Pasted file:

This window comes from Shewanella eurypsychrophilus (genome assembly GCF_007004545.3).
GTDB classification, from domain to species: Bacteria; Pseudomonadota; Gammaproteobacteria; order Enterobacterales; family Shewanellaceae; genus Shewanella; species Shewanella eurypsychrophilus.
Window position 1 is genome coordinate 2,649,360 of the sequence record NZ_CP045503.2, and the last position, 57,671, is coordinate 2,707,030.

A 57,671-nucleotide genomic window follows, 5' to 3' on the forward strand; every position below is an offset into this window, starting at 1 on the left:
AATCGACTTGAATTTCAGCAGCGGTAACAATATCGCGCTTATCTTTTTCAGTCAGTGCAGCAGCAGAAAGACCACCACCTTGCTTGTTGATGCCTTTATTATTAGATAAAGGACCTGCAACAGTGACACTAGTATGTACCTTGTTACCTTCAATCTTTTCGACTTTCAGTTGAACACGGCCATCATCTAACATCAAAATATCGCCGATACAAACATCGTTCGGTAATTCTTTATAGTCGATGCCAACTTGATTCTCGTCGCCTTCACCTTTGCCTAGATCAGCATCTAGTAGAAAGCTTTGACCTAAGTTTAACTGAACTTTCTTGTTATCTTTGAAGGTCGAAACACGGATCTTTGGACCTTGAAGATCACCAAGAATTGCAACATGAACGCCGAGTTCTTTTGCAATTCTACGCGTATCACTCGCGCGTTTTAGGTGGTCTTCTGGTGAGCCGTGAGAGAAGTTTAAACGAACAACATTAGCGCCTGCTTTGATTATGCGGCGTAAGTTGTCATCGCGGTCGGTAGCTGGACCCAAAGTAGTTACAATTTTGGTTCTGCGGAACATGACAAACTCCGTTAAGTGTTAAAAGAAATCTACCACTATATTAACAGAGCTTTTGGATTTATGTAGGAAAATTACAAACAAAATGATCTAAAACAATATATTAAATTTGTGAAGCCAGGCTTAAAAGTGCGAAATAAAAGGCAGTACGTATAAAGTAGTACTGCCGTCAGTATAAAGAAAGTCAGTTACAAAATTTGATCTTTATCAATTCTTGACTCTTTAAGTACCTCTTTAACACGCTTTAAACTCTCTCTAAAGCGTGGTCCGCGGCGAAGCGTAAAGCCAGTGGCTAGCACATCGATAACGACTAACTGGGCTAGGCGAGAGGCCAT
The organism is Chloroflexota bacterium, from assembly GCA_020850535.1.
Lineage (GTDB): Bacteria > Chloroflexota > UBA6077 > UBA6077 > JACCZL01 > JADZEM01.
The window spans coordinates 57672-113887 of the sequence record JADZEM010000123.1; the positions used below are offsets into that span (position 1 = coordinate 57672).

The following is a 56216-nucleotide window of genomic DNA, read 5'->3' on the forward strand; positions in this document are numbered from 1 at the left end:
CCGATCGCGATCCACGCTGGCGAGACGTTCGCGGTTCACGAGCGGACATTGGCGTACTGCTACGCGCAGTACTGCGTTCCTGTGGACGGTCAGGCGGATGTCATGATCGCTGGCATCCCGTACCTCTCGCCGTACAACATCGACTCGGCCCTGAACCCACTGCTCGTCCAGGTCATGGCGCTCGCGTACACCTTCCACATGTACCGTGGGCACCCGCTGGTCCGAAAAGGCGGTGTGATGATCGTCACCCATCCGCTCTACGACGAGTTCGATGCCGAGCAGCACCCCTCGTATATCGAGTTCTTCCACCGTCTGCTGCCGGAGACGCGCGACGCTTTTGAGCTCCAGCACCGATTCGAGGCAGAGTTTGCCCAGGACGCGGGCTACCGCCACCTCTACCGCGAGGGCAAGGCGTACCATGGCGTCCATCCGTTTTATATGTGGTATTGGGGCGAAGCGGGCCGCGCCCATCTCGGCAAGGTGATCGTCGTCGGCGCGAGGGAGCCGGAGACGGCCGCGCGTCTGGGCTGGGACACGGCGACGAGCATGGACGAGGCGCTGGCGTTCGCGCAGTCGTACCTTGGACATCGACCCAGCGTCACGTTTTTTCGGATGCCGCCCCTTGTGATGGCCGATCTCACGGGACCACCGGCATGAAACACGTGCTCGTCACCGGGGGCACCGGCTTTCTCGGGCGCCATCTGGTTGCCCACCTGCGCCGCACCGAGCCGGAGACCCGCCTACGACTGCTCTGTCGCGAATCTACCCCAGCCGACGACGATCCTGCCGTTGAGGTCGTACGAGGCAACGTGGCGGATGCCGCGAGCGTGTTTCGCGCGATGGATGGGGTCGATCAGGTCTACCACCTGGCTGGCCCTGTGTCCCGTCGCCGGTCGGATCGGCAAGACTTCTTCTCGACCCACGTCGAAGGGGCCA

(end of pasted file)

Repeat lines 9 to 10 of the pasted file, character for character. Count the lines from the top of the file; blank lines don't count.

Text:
The following is a 56216-nucleotide window of genomic DNA, read 5'->3' on the forward strand; positions in this document are numbered from 1 at the left end:
CCGATCGCGATCCACGCTGGCGAGACGTTCGCGGTTCACGAGCGGACATTGGCGTACTGCTACGCGCAGTACTGCGTTCCTGTGGACGGTCAGGCGGATGTCATGATCGCTGGCATCCCGTACCTCTCGCCGTACAACATCGACTCGGCCCTGAACCCACTGCTCGTCCAGGTCATGGCGCTCGCGTACACCTTCCACATGTACCGTGGGCACCCGCTGGTCCGAAAAGGCGGTGTGATGATCGTCACCCATCCGCTCTACGACGAGTTCGATGCCGAGCAGCACCCCTCGTATATCGAGTTCTTCCACCGTCTGCTGCCGGAGACGCGCGACGCTTTTGAGCTCCAGCACCGATTCGAGGCAGAGTTTGCCCAGGACGCGGGCTACCGCCACCTCTACCGCGAGGGCAAGGCGTACCATGGCGTCCATCCGTTTTATATGTGGTATTGGGGCGAAGCGGGCCGCGCCCATCTCGGCAAGGTGATCGTCGTCGGCGCGAGGGAGCCGGAGACGGCCGCGCGTCTGGGCTGGGACACGGCGACGAGCATGGACGAGGCGCTGGCGTTCGCGCAGTCGTACCTTGGACATCGACCCAGCGTCACGTTTTTTCGGATGCCGCCCCTTGTGATGGCCGATCTCACGGGACCACCGGCATGAAACACGTGCTCGTCACCGGGGGCACCGGCTTTCTCGGGCGCCATCTGGTTGCCCACCTGCGCCGCACCGAGCCGGAGACCCGCCTACGACTGCTCTGTCGCGAATCTACCCCAGCCGACGACGATCCTGCCGTTGAGGTCGTACGAGGCAACGTGGCGGATGCCGCGAGCGTGTTTCGCGCGATGGATGGGGTCGATCAGGTCTACCACCTGGCTGGCCCTGTGTCCCGTCGCCGGTCGGATCGGCAAGACTTCTTCTCGACCCACGTCGAAGGGGCCA